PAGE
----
But what do you do when you’re faced with a problem that can’t be solved with a plugin, like my grandfather’s travel data? If you’re a designer, what’s the best way to structure unconventional data so you can just focus on designing?

My idea for the travel web app was to graph each country based on the number of my grandfather’s visits. As the country he visited the most (twenty-two times), Bermuda would have a graph bar stretching 100 percent across the screen, while a country he visited eleven times (St. Thomas, for example) would stretch roughly 50 percent across, the proportions adjusted slightly to fit the name and visits. I also wanted each graph bar to be the country’s main flag color.

The big issue to start was that some of the data was on paper and some was already transcribed into a text file. I could have written the HTML and CSS by hand, but I wanted to have the option to display the data in different ways. I needed a JSON file.

I tediously transcribed the remaining travel data into a tab-separated text file for the countries. I added the name, number of visits, and flag color:

honduras	    1    #0051ba
syria	1	#E20000
venezuela	    16    #fcd116
enewetak	2	rgb(0,56,147)

For the ships, I added the date and name:

1941    SS Granada
1944    USS Alimosa
1945    USS Alcoa Patriot

Manually creating a JSON file would have taken forever, so I used JavaScript to iterate through the text files and create two separate JSON files—one for countries and one for ships—which I would later merge.

First, I used Node readFileSync() and trim() to remove any quotation marks at the end of the file so as to avoid an empty object in the results:

const fs = require('fs');

let countriesData = fs.readFileSync('countries.txt', 'utf8')

This returned the contents of the countries.txt file and stored it in a variable called countriesData. At that point, I outputted the variable to the console, which showed that the data was lumped together into one giant string with a bunch of tabs (\t) and newlines (\n):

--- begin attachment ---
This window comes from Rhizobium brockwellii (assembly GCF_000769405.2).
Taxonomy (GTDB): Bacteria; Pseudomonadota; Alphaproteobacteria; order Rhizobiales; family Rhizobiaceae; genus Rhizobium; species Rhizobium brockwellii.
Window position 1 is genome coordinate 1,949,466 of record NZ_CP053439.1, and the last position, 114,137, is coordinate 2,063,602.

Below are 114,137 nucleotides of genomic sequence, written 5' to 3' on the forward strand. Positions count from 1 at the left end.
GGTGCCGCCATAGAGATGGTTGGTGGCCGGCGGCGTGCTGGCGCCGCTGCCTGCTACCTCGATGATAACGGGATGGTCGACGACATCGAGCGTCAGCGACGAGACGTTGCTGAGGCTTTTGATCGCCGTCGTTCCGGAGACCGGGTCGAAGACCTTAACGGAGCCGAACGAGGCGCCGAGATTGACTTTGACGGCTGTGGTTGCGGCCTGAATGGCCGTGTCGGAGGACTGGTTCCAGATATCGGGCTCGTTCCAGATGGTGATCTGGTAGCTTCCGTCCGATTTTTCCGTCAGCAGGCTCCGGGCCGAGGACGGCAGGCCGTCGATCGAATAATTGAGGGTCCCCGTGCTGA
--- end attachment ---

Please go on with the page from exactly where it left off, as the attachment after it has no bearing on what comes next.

"angaur\t2\t#56a83c\nantigua\t5\t#ce1126\nargentina\t2\trgb(117,170,219)\naruba\t10\trgb(0,114,198)\nbahamas\t3\trgb(0,173,198)\nbarbados\t6\trgb(255,198,30)\nbermuda\t22\trgb(0,40,104)\nbonaire\t1\trgb(37,40,135)\nguyana\t2\trgb(0,158,73)\nhonduras\t1\trgb(0,81,186)\nvirgin Islands\t2\trgb(0,40,104)\nbrazil\t3\trgb(30,181,58)\nburma\t1\trgb(254,203,0)\ncanary Islands\t1\trgb(7,104,169)\ncanal Zone\t7\trgb(11,14,98)\ncarriacou\t1\trgb(239,42,12)\n ..."

Next, I split the string at the line breaks (\n):

const fs = require('fs');

let countriesData = fs.readFileSync('countries.txt', 'utf8')

After split(), in the console, the countries’ data lived in an array:


I wanted to split each item of country data at the tabs, separating the name, number of visits, and color. To do this, I used map(), which iterates and runs a function on each item, returning something new. In this case, it split the string at each tab it found and returned a new array:

const fs = require('fs');

let countriesData = fs.readFileSync('countries.txt', 'utf8')
	.map(item => item.split('\t'));

After I used map(), countriesData was an array of arrays with each country and its data split into separate items:


To create the final output for each country, I used reduce(), which uses an accumulator and a function to create something new, whether that’s an object, a value, or an array. Accumulator is a fancy way of referring to the end product, which in our case is an object ({}).

const fs = require('fs');

let countriesData = fs.readFileSync('countries.txt', 'utf8')
	.map(item => item.split('\t'))
	.reduce((countries, item) => {
		return countries;
	}, {countries: []});

I knew I wanted {countries: []} to contain the data. So instead of creating it on the first pass and testing whether it existed on each iteration, I added {countries: []} to the resulting object. That way, it existed before I started iterating.

This process returned an empty object because I hadn’t told reduce() what to do with each array of data.

To fix this, I used reduce() to push and add a new object for each country with the name (item[0]), visits (item[1]), and color (item[2]) into the end result object. Finally, I used a capitalization function on each name value to ensure formatting would be consistent.